Worth Checking Out (favorite bolded)
-Unforgiven (1992)
-Mystic River (2003)
-Million Dollar Baby (2004)
-Flags of Our Fathers (2006)
-Letters from Iwo Jima (2006)
-Changeling (2008)
-Gran Torino (2008)
-Invictus (2009)
-Hereafter (2010)
-J. Edgar (2011)

9. David Lynch
Working in bits of surrealism and noir, the man's filmography runs from bizarre cult favorites to spiritual family films. Most importantly, he is constantly redefining himself.
Up Next- A project with Laura Dern. Hopefully it's a film.
Worth Checking Out (bolded favorite)
-Eraserhead (1977)
-The Elephant Man (1980)
-Blue Velvet (1986)
-Wild at Heart (1990)
-Lost Highway (1997)
-The Straight Story (1999)
-Mulholland Drive (2001)
-Inland Empire (2006)

10. David Fincher
His visually meticulous films are becoming more diverse as time goes on. There's a reason why his name is becoming more of an adjective to describe a style all of his own.
Up Next- Still trying to get his version of 20,000 Leagues Under the Sea made with Brad Pitt. He also might adapt Gone Girl into a film.
Worth Checking Out (bolded favorite)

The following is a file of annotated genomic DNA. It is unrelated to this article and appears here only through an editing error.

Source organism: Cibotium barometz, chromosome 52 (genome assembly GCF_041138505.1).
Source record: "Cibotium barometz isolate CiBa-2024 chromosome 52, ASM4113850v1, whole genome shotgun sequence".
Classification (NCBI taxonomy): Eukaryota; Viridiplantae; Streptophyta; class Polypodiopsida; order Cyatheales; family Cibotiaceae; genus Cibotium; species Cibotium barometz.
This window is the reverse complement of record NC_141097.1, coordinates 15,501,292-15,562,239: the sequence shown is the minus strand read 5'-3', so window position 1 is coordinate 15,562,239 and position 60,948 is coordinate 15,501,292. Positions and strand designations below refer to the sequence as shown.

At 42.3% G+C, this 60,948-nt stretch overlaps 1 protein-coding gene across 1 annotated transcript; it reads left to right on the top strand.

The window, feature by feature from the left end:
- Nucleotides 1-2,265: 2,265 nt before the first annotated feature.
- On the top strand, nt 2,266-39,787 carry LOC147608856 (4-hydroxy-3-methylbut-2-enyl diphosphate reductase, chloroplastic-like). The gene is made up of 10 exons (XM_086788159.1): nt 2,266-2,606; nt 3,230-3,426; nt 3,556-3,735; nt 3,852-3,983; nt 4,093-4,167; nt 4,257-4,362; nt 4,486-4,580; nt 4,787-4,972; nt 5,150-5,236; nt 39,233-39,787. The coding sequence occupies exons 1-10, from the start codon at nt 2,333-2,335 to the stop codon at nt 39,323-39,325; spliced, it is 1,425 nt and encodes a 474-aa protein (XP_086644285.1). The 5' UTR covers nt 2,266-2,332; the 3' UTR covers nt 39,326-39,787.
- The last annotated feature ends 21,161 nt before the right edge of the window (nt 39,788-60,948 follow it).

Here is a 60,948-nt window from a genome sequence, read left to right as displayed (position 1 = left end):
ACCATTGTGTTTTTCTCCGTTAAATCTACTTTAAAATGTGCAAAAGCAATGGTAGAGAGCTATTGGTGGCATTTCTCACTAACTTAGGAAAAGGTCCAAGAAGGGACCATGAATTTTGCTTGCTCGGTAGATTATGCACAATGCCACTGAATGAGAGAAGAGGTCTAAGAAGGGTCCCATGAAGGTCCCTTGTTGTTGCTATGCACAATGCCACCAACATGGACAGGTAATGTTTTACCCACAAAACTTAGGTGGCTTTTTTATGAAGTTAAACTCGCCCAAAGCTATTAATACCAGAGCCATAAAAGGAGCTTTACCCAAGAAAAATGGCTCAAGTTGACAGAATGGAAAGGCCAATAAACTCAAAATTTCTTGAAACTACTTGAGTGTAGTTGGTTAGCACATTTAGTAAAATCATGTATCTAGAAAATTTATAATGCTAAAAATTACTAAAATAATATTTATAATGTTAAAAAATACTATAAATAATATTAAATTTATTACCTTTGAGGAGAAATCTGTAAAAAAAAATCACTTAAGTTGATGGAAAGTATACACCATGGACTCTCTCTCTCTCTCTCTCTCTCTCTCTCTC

-Se7en (1995)
-The Game (1997)
-Fight Club (1999)
-Panic Room (2002)
-Zodiac (2007)
-The Curious Case of Benjamin Button (2008)
-The Social Network (2010)
-The Girl with the Dragon Tattoo (2011)

11. Quentin Tarantino
A filmmaker's whose films greatly showcase... his love for films. You can go through each of his movies, scene by scene and frame by frame, and talk about his homages and own originality for a while.
Up Next- Possibly another WWII movie called Killer Crow. He still wants to do a 30's gangster film or a continuation of Kill Bill.
Worth Checking Out (bolded favorite)
-Reservoir Dogs (1992)
-Pulp Fiction (1994)
-Jackie Brown (1997)
-Kill Bill Volume 1 (2003)
-Kill Bill Volume 2 (2004)
-Death Proof (2007)
-Inglourious Basterds (2009)
-Django Unchained (2012)

12. Christopher Nolan
Having delivered what's been called a new age of blockbuster, he is really just able to bring his style of thematic twists to mainstream audiences. The Kubrick comparisons aren't necessary as he seems to be of his own type.